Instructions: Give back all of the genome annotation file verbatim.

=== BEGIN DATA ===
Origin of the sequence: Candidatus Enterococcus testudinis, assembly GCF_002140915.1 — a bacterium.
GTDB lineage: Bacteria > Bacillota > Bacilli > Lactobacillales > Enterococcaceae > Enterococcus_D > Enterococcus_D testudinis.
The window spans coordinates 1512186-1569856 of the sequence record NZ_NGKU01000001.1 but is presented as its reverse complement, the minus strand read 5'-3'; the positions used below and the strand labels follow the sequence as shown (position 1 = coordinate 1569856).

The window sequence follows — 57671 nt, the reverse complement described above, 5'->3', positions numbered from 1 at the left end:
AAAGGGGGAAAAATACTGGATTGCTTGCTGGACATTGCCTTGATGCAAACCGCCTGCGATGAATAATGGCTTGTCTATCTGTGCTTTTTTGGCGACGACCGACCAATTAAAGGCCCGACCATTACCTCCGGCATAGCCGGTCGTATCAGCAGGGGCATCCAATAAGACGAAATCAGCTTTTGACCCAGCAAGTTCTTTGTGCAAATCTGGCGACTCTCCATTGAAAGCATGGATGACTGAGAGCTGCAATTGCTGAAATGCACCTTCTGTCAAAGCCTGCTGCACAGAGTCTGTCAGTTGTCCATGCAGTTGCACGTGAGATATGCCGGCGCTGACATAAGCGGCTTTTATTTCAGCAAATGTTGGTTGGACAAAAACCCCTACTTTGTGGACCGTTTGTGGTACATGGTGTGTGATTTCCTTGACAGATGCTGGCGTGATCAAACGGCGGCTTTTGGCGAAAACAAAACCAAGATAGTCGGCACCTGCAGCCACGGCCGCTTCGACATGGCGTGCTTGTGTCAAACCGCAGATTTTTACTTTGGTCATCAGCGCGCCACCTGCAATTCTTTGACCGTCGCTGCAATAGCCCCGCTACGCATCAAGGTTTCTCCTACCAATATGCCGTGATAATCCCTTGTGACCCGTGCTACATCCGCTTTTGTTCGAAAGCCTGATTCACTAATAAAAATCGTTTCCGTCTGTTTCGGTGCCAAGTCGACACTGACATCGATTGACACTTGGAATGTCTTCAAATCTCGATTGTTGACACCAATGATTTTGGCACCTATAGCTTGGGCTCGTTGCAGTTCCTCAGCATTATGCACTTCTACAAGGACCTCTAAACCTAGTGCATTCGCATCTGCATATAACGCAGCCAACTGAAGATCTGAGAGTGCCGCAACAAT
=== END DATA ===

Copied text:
Origin of the sequence: Candidatus Enterococcus testudinis, assembly GCF_002140915.1 — a bacterium.
GTDB lineage: Bacteria > Bacillota > Bacilli > Lactobacillales > Enterococcaceae > Enterococcus_D > Enterococcus_D testudinis.
The window spans coordinates 1512186-1569856 of the sequence record NZ_NGKU01000001.1 but is presented as its reverse complement, the minus strand read 5'-3'; the positions used below and the strand labels follow the sequence as shown (position 1 = coordinate 1569856).

The window sequence follows — 57671 nt, the reverse complement described above, 5'->3', positions numbered from 1 at the left end:
AAAGGGGGAAAAATACTGGATTGCTTGCTGGACATTGCCTTGATGCAAACCGCCTGCGATGAATAATGGCTTGTCTATCTGTGCTTTTTTGGCGACGACCGACCAATTAAAGGCCCGACCATTACCTCCGGCATAGCCGGTCGTATCAGCAGGGGCATCCAATAAGACGAAATCAGCTTTTGACCCAGCAAGTTCTTTGTGCAAATCTGGCGACTCTCCATTGAAAGCATGGATGACTGAGAGCTGCAATTGCTGAAATGCACCTTCTGTCAAAGCCTGCTGCACAGAGTCTGTCAGTTGTCCATGCAGTTGCACGTGAGATATGCCGGCGCTGACATAAGCGGCTTTTATTTCAGCAAATGTTGGTTGGACAAAAACCCCTACTTTGTGGACCGTTTGTGGTACATGGTGTGTGATTTCCTTGACAGATGCTGGCGTGATCAAACGGCGGCTTTTGGCGAAAACAAAACCAAGATAGTCGGCACCTGCAGCCACGGCCGCTTCGACATGGCGTGCTTGTGTCAAACCGCAGATTTTTACTTTGGTCATCAGCGCGCCACCTGCAATTCTTTGACCGTCGCTGCAATAGCCCCGCTACGCATCAAGGTTTCTCCTACCAATATGCCGTGATAATCCCTTGTGACCCGTGCTACATCCGCTTTTGTTCGAAAGCCTGATTCACTAATAAAAATCGTTTCCGTCTGTTTCGGTGCCAAGTCGACACTGACATCGATTGACACTTGGAATGTCTTCAAATCTCGATTGTTGACACCAATGATTTTGGCACCTATAGCTTGGGCTCGTTGCAGTTCCTCAGCATTATGCACTTCTACAAGGACCTCTAAACCTAGTGCATTCGCATCTGCATATAACGCAGCCAACTGAAGATCTGAGAGTGCCGCAACAAT